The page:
Mary Carr-Chaisson

Mary is an island artist who uses a pinhole camera (seen here) to make her unique images. This is a very basic camera that can be constructed out of found materials such as cans or boxes, provided it is made light-tight.  This can be done by lining the interior with black construction paper, and taping the sides with black electric tape.  A small piece of pie plate or thin brass can be used to make the camera lens.  The aperture is made by drilling a tiny hole into the brass or pie plate.  This is then attached to the body of the camera.  A material such as a piece of cardboard or cork can serve as the camera shutter.  When taking the picture, a piece of film or photo paper is placed inside the camera opposite the lens.  The shutter is then removed from the camera, and the light enters though the tiny pin hole to expose the film or paper behind.  A watch can be used to count the time required to take the picture.  This type of camera has no light meter, viewfinder, multi-aperture lens, or other features of standard cameras.  A lot of patience and practise is required when using a pinhole camera.

 

Mary enjoys the abstraction, distortion, uniqueness, and magnification that can be obtained with pinhole photography.  In her images, she likes the nostalgic feeling they evoke in the viewer.  Mary takes pictures from a worm’s eye view by placing the camera on the ground.  Mary says about her work “When I’m taking a picture, I get down on my knees and study all angles of the subject and try to visualize how the photograph is going to look”, and that although the resulting images are often unpredictable, she finds it exciting.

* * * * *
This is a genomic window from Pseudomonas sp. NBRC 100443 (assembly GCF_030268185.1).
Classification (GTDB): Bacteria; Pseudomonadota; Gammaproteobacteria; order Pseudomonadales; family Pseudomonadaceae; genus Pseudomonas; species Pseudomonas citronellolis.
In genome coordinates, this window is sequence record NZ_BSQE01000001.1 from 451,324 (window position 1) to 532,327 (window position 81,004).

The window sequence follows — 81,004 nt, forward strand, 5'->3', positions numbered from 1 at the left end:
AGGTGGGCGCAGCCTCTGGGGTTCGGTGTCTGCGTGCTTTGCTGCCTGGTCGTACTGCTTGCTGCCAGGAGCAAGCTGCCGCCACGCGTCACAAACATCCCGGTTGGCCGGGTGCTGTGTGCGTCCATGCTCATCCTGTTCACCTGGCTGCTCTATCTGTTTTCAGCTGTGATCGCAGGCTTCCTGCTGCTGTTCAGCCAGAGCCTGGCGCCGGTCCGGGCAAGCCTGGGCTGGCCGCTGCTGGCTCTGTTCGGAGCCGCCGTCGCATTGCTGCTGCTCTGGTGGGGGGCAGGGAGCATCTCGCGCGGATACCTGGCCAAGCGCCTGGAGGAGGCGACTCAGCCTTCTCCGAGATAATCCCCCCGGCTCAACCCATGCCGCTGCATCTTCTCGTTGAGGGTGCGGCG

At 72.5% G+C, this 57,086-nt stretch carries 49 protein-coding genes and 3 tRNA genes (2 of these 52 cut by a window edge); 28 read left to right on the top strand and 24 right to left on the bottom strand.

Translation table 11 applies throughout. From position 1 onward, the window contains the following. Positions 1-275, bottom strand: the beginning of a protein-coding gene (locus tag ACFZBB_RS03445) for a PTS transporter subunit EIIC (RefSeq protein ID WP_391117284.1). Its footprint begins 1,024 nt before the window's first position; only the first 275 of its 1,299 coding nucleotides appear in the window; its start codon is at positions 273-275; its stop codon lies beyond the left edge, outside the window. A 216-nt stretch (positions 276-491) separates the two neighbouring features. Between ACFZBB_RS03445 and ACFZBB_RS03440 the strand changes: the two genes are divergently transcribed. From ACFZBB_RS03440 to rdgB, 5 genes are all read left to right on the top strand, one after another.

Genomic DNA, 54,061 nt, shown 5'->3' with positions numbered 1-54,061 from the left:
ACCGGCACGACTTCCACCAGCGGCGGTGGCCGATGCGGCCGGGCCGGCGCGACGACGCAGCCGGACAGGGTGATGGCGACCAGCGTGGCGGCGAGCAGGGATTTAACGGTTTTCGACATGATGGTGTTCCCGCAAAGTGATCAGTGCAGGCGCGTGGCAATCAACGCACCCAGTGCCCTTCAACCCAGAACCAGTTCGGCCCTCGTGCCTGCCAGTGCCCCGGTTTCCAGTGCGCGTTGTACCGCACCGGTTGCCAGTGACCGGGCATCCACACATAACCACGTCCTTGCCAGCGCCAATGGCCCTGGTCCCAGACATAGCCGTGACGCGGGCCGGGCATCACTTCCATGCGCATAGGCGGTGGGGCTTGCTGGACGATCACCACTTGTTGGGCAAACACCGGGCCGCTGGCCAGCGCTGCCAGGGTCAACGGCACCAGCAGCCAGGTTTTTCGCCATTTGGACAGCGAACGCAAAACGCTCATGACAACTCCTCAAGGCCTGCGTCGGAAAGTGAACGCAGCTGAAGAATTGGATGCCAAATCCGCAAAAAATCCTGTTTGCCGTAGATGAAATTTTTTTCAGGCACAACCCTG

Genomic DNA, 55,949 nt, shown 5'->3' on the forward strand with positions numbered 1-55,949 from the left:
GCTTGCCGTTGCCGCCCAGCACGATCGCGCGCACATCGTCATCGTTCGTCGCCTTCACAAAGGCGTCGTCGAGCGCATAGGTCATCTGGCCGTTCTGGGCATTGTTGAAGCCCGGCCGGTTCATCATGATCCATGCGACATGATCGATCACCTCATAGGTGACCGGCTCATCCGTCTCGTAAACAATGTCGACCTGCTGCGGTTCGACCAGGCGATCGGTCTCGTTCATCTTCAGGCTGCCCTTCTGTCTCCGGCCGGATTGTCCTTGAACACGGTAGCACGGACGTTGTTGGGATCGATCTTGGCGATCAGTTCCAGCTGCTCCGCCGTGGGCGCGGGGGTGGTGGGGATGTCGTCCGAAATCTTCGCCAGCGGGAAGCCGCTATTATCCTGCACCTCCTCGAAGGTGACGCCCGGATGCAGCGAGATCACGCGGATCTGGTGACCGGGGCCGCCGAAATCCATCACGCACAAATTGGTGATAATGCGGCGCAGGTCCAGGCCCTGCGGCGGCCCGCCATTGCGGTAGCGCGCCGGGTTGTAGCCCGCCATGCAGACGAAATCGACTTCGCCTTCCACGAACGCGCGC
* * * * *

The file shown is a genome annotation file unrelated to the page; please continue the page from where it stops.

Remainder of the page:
Most recently Mary is exploring the Encaustic Process.   The encaustic process, when used in photography, refers to applying hot beeswax over a photographic image. This wax can be pigmented with color or remain white or creamy beige and it can give the image an intriguing surface and density.  A photoencaustic art piece is a 'sandwich' of a wooden base, a white base of paper or gesso attached to the wood, a photographic image and many layers of wax or encaustic medium.